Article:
Chris Wood column: I can sense the Ryder Cup in the distance after BMW PGA win

Champagne moment: Chris Wood celebrates victory at Wentworth (photo by Getty Images)

Champagne moment: Chris Wood celebrates victory at Wentworth (photo by Getty Images)

by BMW PGA Championship winner Chris Wood

I don’t make a habit of ­studying the world rankings  at the end of a tournament, but after winning at ­Wentworth on Sunday it makes interesting reading for me. It has been hard to describe exactly how I have felt since sinking that two-foot putt on the 18th green to win by a shot because there has just been so much to take in.

For the biggest win of my career so far has certainly changed so many ­statistics. I now find myself in 22nd place in the world rankings, and, after ­picking up my biggest prize, I am now fifth in this year’s Race to Dubai money list. And what could mean most to me is that I am now third in the money list table that will provide four automatic places for Darren Clarke’s Ryder Cup team in September.

Making my debut has been my goal since I got off to a good start when the qualification period began late last year and now that ambition is within touching distance if I keep my form going over the next couple of months.

And with starts assured in all the big-money events like the US Open and The Open that are coming up, I have a great opportunity to make the team.

On top of that I could be in with a shout of earning a place in the GB team that travels to Rio de Janeiro for the Olympic Games in August.

At the moment Danny Willett and Justin Rose appear to have sewn up places for themselves since they are both in the top ten of the Games’ ­separate world ranking table, which will provide the 60 players competing for the gold medal.

And it is only countries with more than two players inside the top 15 of that table will be allowed to have more than two players in the Olympics. So getting into that top 15 – and I am not sure where I am in the table now – is another new goal.

But I must have got closer and while I did talk briefly to Jamie Spence, Britain’s Olympic team leader, this year about the Games, now I am hoping to hear from him again about filling in accreditation forms and all that sort of stuff.

But if I do make it to Rio I am going to have to make one big personal change away from the golf course because I have plans to hold by stag party during the fortnight when the Games are on.

I suppose I could hold it in Rio since a lot of my golfing friends will be out there – but one thing is for certain,  I am not going to change the date of my wedding, which is planned for the week after the Games are over.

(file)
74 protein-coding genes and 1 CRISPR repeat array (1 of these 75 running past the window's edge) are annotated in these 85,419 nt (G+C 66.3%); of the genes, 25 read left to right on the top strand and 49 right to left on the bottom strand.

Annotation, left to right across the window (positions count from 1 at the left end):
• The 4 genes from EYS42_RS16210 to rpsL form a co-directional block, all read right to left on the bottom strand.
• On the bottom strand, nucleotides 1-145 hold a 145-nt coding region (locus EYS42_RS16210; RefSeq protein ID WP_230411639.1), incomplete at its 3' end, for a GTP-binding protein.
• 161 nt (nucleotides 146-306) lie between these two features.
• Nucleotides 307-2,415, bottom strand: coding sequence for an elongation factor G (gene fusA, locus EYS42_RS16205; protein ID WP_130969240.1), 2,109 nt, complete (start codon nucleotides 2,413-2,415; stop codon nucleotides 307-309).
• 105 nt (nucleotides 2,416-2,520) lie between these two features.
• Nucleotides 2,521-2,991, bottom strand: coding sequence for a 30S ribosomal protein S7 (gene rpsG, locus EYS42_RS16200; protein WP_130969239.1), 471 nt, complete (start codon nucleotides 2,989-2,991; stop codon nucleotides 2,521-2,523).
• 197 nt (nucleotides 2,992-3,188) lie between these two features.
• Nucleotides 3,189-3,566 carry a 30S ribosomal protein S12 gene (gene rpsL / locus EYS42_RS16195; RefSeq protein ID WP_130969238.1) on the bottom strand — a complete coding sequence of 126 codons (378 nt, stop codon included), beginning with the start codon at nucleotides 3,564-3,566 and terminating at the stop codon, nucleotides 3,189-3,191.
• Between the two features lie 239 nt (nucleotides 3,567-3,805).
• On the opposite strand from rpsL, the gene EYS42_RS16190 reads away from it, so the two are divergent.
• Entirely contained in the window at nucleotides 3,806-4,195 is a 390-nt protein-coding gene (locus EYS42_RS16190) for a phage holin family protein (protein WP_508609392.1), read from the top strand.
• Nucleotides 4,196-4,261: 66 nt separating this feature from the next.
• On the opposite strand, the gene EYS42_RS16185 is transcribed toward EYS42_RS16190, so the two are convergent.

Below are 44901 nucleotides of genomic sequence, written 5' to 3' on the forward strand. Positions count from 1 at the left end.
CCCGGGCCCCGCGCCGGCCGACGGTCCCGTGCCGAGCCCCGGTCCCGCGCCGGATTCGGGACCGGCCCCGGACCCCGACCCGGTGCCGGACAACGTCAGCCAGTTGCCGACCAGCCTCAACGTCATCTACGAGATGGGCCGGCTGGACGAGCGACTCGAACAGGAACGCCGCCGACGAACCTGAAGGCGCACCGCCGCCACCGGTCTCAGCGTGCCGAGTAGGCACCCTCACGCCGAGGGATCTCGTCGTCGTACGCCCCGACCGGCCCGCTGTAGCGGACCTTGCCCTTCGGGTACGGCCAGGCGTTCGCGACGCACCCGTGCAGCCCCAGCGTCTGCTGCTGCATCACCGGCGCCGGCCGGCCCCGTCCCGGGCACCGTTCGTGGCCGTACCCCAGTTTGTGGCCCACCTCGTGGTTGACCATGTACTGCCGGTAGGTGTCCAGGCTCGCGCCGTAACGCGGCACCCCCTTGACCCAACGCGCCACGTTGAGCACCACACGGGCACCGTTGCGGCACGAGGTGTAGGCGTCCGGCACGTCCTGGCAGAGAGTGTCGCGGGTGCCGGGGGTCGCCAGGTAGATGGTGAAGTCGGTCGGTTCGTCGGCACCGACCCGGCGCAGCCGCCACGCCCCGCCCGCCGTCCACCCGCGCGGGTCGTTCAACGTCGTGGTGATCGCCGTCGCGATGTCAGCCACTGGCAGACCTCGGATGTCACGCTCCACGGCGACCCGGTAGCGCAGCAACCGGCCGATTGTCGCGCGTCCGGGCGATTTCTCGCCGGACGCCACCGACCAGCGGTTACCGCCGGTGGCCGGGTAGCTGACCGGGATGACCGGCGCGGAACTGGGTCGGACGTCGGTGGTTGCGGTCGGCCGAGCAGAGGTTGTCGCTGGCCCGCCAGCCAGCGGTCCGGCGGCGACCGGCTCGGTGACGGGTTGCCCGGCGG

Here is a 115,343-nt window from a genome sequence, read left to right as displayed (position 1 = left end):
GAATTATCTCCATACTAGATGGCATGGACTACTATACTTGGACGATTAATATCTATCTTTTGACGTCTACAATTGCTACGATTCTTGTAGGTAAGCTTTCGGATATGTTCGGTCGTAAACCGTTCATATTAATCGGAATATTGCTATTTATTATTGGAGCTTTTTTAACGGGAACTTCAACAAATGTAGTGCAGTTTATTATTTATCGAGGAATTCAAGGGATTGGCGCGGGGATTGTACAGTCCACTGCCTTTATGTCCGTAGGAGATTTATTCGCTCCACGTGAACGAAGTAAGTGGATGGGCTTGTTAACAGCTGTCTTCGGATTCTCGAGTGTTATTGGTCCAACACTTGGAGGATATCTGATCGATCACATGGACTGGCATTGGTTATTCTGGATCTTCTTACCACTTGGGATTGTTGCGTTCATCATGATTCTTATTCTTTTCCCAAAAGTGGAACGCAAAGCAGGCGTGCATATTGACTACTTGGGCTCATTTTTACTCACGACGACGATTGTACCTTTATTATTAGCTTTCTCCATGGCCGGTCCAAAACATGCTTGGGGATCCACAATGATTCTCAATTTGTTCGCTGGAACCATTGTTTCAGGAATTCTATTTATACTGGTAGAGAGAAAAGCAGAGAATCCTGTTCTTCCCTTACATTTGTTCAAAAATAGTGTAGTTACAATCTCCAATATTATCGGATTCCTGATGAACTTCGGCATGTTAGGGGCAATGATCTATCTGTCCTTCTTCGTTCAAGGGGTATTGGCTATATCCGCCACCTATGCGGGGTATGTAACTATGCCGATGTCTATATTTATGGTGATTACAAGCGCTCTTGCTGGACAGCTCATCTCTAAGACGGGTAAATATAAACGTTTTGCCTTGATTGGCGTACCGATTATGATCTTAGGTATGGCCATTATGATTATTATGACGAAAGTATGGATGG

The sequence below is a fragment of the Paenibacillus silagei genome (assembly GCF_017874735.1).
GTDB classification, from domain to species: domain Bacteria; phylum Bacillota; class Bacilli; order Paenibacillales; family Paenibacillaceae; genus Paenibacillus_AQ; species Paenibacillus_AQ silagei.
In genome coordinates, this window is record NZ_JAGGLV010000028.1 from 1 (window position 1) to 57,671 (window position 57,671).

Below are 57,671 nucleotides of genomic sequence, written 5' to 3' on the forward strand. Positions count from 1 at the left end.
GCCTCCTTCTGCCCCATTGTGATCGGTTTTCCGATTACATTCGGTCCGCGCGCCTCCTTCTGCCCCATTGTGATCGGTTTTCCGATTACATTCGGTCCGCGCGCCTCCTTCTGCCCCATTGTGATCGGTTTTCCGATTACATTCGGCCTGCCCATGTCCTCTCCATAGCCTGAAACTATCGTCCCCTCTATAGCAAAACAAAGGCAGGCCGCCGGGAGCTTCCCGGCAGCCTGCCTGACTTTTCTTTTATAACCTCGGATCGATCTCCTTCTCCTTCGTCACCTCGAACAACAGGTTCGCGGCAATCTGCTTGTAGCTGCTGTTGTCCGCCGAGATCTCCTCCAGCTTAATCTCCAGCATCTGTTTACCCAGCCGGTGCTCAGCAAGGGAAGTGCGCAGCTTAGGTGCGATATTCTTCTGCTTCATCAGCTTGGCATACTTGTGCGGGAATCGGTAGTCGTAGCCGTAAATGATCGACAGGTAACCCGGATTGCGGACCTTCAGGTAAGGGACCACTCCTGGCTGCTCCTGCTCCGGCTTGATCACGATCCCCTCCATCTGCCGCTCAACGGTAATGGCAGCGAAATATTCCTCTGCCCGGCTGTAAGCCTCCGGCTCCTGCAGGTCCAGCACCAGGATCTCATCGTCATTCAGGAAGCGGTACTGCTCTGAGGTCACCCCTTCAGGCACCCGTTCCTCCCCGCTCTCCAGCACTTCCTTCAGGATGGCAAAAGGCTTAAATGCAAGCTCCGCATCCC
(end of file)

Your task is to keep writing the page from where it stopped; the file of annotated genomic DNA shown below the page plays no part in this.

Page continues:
And talking of my fiancée, it was a great feeling at Wentworth to walk off the 18th green and through the stands to the recorders’ hut to find Bethany, my parents and a group of friends waiting for me to give hugs and ­handshakes.

That was special because had such a big victory arrived in the Middle East or China, all I would have done after the prize-giving would have been to pack my bags and head for an airport to get a plane home.

Going back to statistics, some might question the fourth-round 69 that I shot because I covered the first nine at Wentworth in 29 shots, equalling the PGA Championship record, but came home in 40.

But there were two key issues in the round. On the front nine, as I said to my caddie, Punk, I just seemed to set up the perfect yardages for all my approach shots into the greens, so I was able to attack the flags.

On the back nine, the closing six holes were set up really tough and I was really pleased that I flushed my drives at 13, 15 and 17, which was absolutely vital. Yes I dropped some shots, but that didn’t play on my mind because I knew it wasn’t going to be easy and just made sure that I stayed focused.

Has the win taken my career to a new level? As far as I am concerned I am still going to be the same old Woody and I just have to keep doing on the golf course what I have always done, and around me I have a great coaching team.

My long game has been in good shape for most of the year thanks to the work that I have been doing with Mike Walker and Phil Kenyon.

But I think one of the important areas of my play at Wentworth was the work done recently on my short game with Paul Mitchell, who was my ­original coach in Bristol when I started playing the game.

Around the greens I felt a lot more comfortable and if that continues for the rest of the summer then the ­ambitions of playing in the Ryder Cup and the Olympics could be achieved.

*This article was originally published in TGP on 1 June 2016.

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